The point is that in the absence of any possible reconciliation, we could spend all our time complaining about the reactionary Tea Partyers, just as they spend all their time complaining about us, the creeping crypto-communists from the Tree of Revolution. The only difference would be that their movement has been coopted in advance by the corporate Republican elite, to which its stars and luminaries already belong, while our movement, if we can really call it a movement and not a deliquescent state of self-deprecating inertia, has long ago been coopted by the corporate Democratic elite, to which our luminaries and art stars, and maybe even we ourselves, belong in one way or another. These are reactionary times, and the only reason they won’t culminate in a great big war is that we are already involved in two great big wars. Focusing back in on art and intellectual circles, there has been a certain wake-up in the course of the disastrous 2000s. Now you can find increasing amounts of politically engaged work, whereas before there was only the distanced critical panorama or the froth and euphoria of globalization. Still to come is the existential realization that we live in a state of such total corruption that our personal stake is also going to change. The bid for a total makeover of the public university, coupled with the successful return of Goldman Sachs and the other big investment banks after the financial debacle, is now bringing that moment of existential realization inexorably closer.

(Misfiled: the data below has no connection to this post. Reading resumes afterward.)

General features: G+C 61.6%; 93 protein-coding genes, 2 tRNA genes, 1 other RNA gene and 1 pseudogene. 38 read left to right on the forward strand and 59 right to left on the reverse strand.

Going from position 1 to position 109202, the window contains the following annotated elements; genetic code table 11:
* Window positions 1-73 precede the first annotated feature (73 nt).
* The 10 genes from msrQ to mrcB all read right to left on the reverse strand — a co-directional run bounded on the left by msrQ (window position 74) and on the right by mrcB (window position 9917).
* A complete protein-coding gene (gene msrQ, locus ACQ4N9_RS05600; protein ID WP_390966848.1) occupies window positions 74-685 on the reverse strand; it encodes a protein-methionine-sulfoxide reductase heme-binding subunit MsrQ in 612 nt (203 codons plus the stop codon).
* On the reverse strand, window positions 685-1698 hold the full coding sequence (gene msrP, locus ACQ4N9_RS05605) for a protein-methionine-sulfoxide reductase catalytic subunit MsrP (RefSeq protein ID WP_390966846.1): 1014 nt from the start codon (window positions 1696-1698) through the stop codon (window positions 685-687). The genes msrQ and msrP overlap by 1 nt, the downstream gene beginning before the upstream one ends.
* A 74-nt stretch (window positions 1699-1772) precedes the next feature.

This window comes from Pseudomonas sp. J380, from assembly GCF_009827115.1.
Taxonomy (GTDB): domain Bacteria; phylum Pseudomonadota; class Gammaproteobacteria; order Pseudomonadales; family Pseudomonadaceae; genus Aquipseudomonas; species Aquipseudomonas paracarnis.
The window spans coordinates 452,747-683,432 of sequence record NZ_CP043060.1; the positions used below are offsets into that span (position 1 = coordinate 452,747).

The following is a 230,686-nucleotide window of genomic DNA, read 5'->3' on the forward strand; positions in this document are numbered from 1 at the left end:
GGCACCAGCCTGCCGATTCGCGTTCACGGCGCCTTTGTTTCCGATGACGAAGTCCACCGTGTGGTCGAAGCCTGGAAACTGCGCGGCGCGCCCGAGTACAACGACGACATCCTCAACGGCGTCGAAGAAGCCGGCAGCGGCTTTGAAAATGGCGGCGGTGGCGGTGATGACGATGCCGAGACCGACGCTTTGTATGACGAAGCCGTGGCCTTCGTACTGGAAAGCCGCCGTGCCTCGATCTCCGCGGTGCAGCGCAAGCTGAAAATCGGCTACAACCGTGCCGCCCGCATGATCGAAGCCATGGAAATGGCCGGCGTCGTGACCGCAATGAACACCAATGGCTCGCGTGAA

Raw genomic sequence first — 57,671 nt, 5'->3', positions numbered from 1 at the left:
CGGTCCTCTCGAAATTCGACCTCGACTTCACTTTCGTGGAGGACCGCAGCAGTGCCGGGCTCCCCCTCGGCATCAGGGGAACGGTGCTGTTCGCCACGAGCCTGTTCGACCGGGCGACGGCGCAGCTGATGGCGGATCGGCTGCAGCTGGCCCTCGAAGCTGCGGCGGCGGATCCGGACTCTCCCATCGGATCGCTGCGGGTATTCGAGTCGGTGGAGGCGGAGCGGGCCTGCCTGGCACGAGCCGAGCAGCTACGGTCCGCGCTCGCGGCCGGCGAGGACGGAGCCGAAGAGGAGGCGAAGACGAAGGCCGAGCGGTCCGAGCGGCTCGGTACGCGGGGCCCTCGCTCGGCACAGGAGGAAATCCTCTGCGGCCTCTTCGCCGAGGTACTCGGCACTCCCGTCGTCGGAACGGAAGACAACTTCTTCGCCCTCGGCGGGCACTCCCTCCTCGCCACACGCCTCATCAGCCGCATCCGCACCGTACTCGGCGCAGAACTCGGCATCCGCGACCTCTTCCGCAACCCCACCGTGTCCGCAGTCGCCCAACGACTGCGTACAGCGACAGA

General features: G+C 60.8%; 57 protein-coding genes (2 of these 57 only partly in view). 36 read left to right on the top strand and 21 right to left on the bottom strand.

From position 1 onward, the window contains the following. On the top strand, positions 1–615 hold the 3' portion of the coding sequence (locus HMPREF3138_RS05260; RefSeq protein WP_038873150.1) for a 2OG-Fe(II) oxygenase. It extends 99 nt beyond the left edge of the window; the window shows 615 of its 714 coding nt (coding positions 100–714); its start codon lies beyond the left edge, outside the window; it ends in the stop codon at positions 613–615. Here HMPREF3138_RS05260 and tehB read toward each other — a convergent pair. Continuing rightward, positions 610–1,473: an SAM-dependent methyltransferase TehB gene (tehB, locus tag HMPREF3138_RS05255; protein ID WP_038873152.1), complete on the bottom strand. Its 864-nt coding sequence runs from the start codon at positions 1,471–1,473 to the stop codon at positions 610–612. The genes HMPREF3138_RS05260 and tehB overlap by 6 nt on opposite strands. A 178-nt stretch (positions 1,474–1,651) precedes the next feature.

This country is a total mess, and it’s undignified to just go on complaining. Neither elections, nor aesthetic fashions, nor financial crises, nor national outpourings of hope are going to do anything about it in the short or medium term, even though such things have to be attended to because they are the stuff that society is made of. If you don’t want the predictable future to take definitive hold—namely, the future of an authoritarian neoliberalism, modeled in some way after the big success story of capitalist communist China—then it becomes essential to start working on a critical, resistant, and constructive ethos for an egalitarian and ecological left, which has to be cooperative in its very essence and take imperial downsizing as a positive pleasure. What’s needed is a sharable willingness to change our own lives and our own relations to the reigning hierarchies, in order to advance principles and ways of doing things that will actually make the next half-century halfway bearable. How is such a mystical goal to be attained? Let’s at least try to begin that long and urgent conversation without the cozy irony, for a change.
Brian Holmes is a cultural critic, currently living in Chicago. Since returning to the United States he has begun collaborating on a long-term research project to analyze the economic crisis. His work has been published in a large number of books, magazines, catalogues, pamphlets, webpages, email lists and, is available at www.brianholmes.wordpress.com.